He is not being cruel.
Posted by AmyB on November 24, 1997 at 23:16:38:
In response to The enigmatic Mr. Bennet, written by Mark on November 19, 1997 at 13:19:47
He is not being cruel. I sympathize with him. He lives with six women and seems to have little other company. He needs to vent his frustration with sarcasm. His daughters are clearly used to it. I certainly do not think he expected any reply from Mary since she probably was the only one who was not interested in the discussion. She made no comment because she was caught off guard.
Also this is the first we see her character so the comments about her by Mr. Benet go a long way in describing her.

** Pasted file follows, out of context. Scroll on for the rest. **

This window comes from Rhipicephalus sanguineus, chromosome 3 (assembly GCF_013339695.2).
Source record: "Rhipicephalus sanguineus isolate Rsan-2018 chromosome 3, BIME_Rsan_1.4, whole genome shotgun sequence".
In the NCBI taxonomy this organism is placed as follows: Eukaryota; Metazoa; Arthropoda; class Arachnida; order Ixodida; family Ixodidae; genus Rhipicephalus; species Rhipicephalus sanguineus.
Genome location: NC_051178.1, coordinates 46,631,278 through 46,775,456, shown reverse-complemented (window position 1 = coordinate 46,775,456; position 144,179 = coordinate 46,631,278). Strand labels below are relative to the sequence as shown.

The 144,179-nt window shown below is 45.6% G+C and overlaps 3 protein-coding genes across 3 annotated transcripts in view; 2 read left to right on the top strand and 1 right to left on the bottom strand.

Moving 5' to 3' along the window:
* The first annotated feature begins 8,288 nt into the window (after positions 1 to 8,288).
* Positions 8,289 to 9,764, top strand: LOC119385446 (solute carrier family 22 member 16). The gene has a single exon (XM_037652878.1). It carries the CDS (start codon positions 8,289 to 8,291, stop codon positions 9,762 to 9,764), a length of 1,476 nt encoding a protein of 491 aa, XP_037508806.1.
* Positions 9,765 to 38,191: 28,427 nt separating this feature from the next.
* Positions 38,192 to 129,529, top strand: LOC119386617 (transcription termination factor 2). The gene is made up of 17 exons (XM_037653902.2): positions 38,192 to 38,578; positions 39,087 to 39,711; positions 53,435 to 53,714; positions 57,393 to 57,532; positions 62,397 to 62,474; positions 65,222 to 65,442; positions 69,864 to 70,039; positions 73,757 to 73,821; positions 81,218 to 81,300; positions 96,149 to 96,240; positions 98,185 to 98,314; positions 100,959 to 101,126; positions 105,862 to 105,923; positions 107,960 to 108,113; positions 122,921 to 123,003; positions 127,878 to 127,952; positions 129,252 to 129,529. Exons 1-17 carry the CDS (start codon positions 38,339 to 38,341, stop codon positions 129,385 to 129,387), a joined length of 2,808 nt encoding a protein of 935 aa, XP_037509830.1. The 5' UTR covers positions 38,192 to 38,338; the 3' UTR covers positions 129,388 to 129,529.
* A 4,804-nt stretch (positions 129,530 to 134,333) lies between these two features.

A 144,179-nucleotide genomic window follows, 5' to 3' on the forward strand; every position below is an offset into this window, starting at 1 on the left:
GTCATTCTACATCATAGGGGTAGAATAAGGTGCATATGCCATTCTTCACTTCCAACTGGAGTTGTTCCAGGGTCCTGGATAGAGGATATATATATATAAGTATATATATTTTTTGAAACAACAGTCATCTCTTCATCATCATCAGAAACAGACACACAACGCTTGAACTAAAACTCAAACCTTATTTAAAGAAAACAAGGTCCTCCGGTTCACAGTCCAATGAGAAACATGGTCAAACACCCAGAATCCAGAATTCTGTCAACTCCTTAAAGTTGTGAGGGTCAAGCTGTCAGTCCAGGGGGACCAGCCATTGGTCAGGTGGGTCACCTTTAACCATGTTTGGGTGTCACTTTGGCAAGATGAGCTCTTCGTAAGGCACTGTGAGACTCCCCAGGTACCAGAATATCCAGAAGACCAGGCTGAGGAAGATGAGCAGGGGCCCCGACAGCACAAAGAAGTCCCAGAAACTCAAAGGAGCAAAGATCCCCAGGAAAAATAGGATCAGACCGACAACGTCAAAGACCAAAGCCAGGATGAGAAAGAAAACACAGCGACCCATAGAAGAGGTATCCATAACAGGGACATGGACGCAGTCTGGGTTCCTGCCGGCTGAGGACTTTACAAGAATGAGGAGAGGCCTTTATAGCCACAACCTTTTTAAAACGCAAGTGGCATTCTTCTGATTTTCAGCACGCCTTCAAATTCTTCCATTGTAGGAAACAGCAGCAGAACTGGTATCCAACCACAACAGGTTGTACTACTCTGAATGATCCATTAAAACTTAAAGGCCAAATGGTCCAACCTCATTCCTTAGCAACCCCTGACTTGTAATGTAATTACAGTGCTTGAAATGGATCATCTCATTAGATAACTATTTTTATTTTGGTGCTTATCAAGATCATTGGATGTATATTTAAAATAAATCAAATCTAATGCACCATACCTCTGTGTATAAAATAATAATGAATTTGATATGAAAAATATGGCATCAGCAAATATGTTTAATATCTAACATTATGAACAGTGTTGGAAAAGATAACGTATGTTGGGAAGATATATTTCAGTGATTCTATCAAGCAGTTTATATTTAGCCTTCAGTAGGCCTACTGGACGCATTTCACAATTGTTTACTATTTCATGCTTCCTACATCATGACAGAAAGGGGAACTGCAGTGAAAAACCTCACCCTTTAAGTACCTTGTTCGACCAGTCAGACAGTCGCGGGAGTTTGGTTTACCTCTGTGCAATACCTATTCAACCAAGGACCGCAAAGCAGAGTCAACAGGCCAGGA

] Here we see him putting Mary on the spot, asking her to say something sensible about a subject that makes no sense. Notice that not even Jane or Elizabeth can make sense of it. When Mary is left speachless, he snidely moves on. That is not being witty. That's just being plain cruel.
] This side of Mr. Bennet was brought out much better in P&P1 than P&P2, IMO. P&P2 barely showed it, which is too bad.
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